Kuske reflects on DNR job after more than 20 years

Staff Writer
Retired DNR Conservation Officer, Paul Kuske served as a conservation officer for over 28 years and retired in March.
Retired DNR Conservation Officer, Paul Kuske served as a conservation officer for over 28 years and retired in March.

For Paul Kuske, the recently retired Department of Natural Resources (DNR) game warden for Eastern Morrison County, a 28-year career in the great outdoors began in the pages of a book.

“When I was in seventh grade I read a book about a game warden and I was just like, ‘Oh my goodness I want to do that,’” Kuske said.

He said while he had made up his mind up about his career, a high school counselor spent Kuske’s high school and even college years trying to convince him to go into a different field. The counselor tried to convince Kuske it was very difficult to become a DNR conservation officer.

To become a DNR conservation officer, Kuske said, an applicant needs to compete with up to 1,000 people for 10 openings, Kuske said.

There is also a lack of attrition, Kuske said, with people only leaving the field due to retirement and the agency having to fight the Legislature to get a budget that can cover the positions it wants to open.

For education, Kuske said, someone looking to get into the field must have education in both law enforcement and natural resources.

“Here you’re in double duty, you have to know both aspects of the job,” Kuske said.

While there are now options like having a four-year degree in either law enforcement or natural resources with a minor in the other, when Kuske was in school, the only option was to do a two-year degree in natural resources and another in law enforcement.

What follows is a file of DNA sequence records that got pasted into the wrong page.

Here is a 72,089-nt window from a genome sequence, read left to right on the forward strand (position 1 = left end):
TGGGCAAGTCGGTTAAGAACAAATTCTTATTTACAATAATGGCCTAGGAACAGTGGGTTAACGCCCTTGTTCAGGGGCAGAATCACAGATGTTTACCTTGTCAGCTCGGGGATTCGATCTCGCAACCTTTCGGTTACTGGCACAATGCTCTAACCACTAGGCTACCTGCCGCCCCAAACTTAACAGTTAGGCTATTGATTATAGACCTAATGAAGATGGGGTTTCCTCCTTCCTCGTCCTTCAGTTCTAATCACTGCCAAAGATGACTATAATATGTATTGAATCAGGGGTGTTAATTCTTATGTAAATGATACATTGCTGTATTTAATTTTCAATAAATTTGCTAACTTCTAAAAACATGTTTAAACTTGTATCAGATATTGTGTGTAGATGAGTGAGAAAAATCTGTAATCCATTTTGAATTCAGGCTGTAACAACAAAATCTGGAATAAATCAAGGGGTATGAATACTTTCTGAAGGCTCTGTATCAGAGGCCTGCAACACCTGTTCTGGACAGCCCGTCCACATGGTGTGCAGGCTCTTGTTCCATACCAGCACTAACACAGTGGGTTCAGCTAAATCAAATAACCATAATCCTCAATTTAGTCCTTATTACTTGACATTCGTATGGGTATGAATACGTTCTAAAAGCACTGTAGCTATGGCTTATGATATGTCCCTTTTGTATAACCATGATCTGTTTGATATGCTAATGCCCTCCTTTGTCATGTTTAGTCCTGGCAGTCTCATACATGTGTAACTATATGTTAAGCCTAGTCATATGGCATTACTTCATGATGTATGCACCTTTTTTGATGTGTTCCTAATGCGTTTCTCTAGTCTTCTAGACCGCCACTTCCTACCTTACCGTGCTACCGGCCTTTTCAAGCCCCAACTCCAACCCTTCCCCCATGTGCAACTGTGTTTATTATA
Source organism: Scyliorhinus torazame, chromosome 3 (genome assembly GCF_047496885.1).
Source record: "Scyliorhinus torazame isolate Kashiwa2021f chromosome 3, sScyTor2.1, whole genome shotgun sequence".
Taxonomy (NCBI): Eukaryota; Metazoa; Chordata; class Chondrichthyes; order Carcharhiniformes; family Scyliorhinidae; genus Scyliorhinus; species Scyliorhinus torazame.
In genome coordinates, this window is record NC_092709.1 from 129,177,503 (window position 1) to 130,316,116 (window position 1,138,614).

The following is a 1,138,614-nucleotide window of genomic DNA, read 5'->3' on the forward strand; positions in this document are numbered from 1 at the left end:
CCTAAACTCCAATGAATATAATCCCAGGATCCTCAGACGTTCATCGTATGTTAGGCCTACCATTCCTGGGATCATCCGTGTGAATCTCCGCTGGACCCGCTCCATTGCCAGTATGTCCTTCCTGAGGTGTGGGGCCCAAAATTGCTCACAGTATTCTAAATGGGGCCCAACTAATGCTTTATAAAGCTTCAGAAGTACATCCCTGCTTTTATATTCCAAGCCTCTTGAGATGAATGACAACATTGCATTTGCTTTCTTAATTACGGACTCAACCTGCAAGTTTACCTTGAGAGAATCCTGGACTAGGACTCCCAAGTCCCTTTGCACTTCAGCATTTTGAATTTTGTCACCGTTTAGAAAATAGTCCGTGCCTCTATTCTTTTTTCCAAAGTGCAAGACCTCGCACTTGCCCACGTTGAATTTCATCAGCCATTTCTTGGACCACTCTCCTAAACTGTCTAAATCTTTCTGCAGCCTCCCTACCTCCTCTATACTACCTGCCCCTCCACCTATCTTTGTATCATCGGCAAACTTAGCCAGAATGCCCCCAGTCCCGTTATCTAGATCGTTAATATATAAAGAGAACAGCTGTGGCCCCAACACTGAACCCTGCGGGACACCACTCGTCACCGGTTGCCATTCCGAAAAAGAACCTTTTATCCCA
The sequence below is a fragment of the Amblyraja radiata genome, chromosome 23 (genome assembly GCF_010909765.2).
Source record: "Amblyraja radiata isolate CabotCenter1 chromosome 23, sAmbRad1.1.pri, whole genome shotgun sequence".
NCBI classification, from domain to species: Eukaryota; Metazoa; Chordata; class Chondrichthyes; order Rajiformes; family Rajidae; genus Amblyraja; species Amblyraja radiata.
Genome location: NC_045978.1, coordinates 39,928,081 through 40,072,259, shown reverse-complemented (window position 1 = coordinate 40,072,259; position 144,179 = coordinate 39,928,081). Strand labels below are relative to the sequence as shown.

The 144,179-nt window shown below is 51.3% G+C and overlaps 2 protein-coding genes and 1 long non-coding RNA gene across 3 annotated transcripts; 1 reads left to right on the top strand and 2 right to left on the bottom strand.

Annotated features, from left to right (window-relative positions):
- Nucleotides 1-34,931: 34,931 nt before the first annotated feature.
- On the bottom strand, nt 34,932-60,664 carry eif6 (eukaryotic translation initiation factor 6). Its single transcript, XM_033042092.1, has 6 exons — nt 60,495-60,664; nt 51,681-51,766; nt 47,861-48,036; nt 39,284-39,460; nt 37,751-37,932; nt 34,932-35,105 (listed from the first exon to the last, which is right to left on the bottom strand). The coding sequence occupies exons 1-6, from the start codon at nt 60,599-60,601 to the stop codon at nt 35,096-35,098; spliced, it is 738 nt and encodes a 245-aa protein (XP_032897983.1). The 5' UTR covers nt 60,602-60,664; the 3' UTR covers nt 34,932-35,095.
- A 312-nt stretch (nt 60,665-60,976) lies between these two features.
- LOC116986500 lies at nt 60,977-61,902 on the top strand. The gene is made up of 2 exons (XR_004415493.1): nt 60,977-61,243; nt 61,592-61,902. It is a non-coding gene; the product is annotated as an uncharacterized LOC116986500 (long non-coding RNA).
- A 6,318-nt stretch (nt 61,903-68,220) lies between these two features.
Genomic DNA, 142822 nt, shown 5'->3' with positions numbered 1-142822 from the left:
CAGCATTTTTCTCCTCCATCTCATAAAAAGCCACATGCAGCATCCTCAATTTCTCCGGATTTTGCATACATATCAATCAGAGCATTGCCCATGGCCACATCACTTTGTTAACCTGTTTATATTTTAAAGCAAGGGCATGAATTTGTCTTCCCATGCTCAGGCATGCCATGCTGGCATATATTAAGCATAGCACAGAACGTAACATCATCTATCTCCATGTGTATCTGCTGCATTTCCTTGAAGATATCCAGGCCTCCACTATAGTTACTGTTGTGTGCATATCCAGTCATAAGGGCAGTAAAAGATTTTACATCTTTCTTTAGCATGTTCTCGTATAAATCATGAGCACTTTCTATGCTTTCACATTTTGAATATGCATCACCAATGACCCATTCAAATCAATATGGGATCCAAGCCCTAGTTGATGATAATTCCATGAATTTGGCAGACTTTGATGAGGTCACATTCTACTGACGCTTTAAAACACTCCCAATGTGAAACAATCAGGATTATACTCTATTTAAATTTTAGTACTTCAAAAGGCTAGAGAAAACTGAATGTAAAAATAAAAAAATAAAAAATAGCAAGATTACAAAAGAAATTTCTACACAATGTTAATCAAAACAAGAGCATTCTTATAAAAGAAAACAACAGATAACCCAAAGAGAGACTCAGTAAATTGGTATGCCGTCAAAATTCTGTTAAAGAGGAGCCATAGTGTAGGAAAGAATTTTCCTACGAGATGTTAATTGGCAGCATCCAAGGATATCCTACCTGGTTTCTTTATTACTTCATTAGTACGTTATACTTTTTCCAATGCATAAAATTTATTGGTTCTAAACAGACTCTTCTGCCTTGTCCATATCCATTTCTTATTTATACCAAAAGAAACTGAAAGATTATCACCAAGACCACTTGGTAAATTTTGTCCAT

For candidates at the academy, Kuske said there is information overload as they cover 52 subjects in 12 weeks.

Kuske said his true love was with the natural resources aspect. He said people looking to get into the job have to have a love for natural resources in order to be successful at it.

“If you don’t care about fishing, why are you going to go and check fishermen. There has to be something in you that really cares about the resource,” Kuske said.

There were changes he saw as the years went by, Kuske said. ATVs and bigger boats have become more commonplace, while the  number of people participating in outdoor activities in general has declined.

Kuske said for deer hunting season, many people have gone from taking the entire week to hunt, to switching to just the weekends. He said this means his weeks were quieter in deer hunting season, but the weekends were more difficult as a bunch of people were all out hunting at the same time.

Kuske said during his career, he’s seen that the DNR isn’t the most popular agency, especially when dealing with people on their leisure time.

“The DNR is the state agency that everyone loves to hate,” Kuske said.

He said over the years, he tried to give out more warnings than tickets to people, and sought to educate them on what the rules are and why they are in place.

Kuske said the thing he had to write the most tickets for was when people burned their garbage.

Kuske said after Christmas one year, a man said he was burning his tree. In Kuske’s mind there was a little too much foul smelling smoke for that to be the end of it and asked to see the burn pile.

Outside Kuske found the tree — and a massive pile of garbage underneath it, he said.

In retirement, Kuske said he plans to make up for lost time with his kids, who over the years dealt with both parents being conservation officers with the DNR and having them get calls on any day of the year, including Christmas.

Kuske’s time as game warden ended at the beginning of March.